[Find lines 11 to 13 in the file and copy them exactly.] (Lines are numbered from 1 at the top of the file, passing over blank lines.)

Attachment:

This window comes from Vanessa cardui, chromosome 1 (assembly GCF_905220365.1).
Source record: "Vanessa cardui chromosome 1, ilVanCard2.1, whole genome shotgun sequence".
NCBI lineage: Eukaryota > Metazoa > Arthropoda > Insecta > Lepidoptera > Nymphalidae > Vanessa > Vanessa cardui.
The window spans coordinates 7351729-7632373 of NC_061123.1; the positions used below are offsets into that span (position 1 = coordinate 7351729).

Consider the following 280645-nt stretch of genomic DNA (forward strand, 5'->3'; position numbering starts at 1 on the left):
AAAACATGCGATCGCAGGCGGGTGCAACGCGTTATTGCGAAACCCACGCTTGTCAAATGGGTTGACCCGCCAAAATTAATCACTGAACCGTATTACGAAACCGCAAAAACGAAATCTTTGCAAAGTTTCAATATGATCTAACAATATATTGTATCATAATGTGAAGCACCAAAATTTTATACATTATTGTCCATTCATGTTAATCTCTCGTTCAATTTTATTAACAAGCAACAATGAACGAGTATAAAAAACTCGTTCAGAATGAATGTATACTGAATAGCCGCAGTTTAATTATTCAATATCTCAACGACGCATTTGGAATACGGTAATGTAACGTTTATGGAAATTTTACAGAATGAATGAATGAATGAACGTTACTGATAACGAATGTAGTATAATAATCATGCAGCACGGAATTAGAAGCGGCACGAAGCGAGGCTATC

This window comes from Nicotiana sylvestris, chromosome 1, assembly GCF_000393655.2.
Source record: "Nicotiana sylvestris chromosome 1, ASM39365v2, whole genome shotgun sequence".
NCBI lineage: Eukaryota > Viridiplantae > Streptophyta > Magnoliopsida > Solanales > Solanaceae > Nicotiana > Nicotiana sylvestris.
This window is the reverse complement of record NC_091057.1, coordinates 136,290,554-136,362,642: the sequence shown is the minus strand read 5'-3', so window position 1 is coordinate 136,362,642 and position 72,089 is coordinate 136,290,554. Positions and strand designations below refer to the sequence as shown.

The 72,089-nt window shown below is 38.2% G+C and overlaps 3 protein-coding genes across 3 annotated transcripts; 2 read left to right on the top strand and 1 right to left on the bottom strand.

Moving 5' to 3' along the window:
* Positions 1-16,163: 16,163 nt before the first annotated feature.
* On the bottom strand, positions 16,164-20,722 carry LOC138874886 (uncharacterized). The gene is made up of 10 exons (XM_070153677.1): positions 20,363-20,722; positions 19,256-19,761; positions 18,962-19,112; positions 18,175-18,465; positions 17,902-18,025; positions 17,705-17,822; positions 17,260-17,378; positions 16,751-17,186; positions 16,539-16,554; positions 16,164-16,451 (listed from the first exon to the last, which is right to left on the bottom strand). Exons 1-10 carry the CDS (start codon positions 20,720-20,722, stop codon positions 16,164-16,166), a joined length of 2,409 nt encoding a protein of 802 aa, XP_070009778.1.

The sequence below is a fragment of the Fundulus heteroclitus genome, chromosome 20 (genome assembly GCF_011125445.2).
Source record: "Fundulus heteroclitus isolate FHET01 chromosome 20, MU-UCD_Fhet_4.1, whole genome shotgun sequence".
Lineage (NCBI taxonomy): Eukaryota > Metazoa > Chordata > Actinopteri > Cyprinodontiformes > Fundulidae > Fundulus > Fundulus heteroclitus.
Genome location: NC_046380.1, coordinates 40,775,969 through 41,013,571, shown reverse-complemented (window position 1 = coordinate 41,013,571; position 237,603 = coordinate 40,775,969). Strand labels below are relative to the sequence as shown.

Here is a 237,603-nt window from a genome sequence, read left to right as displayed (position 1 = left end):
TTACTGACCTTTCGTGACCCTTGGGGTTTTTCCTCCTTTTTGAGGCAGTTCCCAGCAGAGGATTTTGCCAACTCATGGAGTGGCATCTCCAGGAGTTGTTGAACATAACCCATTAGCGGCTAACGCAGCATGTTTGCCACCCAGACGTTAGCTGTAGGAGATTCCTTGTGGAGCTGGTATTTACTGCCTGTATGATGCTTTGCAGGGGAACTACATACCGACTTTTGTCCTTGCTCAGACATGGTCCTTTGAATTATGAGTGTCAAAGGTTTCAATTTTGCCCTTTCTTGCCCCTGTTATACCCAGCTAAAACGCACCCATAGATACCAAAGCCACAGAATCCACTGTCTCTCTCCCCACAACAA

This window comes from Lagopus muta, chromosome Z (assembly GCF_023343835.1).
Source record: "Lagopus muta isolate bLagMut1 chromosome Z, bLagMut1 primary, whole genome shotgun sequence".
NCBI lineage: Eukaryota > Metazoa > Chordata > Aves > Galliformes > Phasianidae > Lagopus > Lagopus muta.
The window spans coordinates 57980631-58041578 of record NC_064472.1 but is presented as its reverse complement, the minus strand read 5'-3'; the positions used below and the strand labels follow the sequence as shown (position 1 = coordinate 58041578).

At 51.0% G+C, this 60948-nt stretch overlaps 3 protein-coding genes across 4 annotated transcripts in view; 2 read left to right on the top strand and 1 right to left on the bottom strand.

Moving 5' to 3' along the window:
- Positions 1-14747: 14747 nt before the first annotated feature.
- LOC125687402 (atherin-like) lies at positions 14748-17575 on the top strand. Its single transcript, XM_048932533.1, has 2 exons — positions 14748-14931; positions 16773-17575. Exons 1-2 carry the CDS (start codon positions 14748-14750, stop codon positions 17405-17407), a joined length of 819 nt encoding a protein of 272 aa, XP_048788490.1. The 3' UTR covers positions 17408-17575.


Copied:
The 72,089-nt window shown below is 38.2% G+C and overlaps 3 protein-coding genes across 3 annotated transcripts; 2 read left to right on the top strand and 1 right to left on the bottom strand.

Moving 5' to 3' along the window:
* Positions 1-16,163: 16,163 nt before the first annotated feature.